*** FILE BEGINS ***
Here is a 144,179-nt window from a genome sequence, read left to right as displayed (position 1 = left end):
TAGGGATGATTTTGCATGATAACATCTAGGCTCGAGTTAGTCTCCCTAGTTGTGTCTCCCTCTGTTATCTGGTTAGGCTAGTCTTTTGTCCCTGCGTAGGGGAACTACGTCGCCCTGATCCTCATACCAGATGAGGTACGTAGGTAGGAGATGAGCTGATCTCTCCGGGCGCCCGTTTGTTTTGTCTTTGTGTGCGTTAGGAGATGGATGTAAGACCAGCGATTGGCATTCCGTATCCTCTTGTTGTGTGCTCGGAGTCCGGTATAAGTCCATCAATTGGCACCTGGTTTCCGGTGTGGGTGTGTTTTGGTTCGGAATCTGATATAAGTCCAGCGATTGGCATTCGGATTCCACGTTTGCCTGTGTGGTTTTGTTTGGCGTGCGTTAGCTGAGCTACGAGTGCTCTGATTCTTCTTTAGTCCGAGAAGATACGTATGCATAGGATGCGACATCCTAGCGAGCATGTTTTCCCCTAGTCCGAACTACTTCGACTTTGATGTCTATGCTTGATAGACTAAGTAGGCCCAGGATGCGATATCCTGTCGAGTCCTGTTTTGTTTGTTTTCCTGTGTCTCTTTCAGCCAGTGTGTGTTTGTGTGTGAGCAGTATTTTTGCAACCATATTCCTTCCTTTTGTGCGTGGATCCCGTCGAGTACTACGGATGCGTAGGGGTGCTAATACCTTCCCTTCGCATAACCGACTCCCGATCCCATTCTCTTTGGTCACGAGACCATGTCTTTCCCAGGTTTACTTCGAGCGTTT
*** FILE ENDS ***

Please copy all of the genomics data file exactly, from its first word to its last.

Here is a 144,179-nt window from a genome sequence, read left to right as displayed (position 1 = left end):
TAGGGATGATTTTGCATGATAACATCTAGGCTCGAGTTAGTCTCCCTAGTTGTGTCTCCCTCTGTTATCTGGTTAGGCTAGTCTTTTGTCCCTGCGTAGGGGAACTACGTCGCCCTGATCCTCATACCAGATGAGGTACGTAGGTAGGAGATGAGCTGATCTCTCCGGGCGCCCGTTTGTTTTGTCTTTGTGTGCGTTAGGAGATGGATGTAAGACCAGCGATTGGCATTCCGTATCCTCTTGTTGTGTGCTCGGAGTCCGGTATAAGTCCATCAATTGGCACCTGGTTTCCGGTGTGGGTGTGTTTTGGTTCGGAATCTGATATAAGTCCAGCGATTGGCATTCGGATTCCACGTTTGCCTGTGTGGTTTTGTTTGGCGTGCGTTAGCTGAGCTACGAGTGCTCTGATTCTTCTTTAGTCCGAGAAGATACGTATGCATAGGATGCGACATCCTAGCGAGCATGTTTTCCCCTAGTCCGAACTACTTCGACTTTGATGTCTATGCTTGATAGACTAAGTAGGCCCAGGATGCGATATCCTGTCGAGTCCTGTTTTGTTTGTTTTCCTGTGTCTCTTTCAGCCAGTGTGTGTTTGTGTGTGAGCAGTATTTTTGCAACCATATTCCTTCCTTTTGTGCGTGGATCCCGTCGAGTACTACGGATGCGTAGGGGTGCTAATACCTTCCCTTCGCATAACCGACTCCCGATCCCATTCTCTTTGGTCACGAGACCATGTCTTTCCCAGGTTTACTTCGAGCGTTT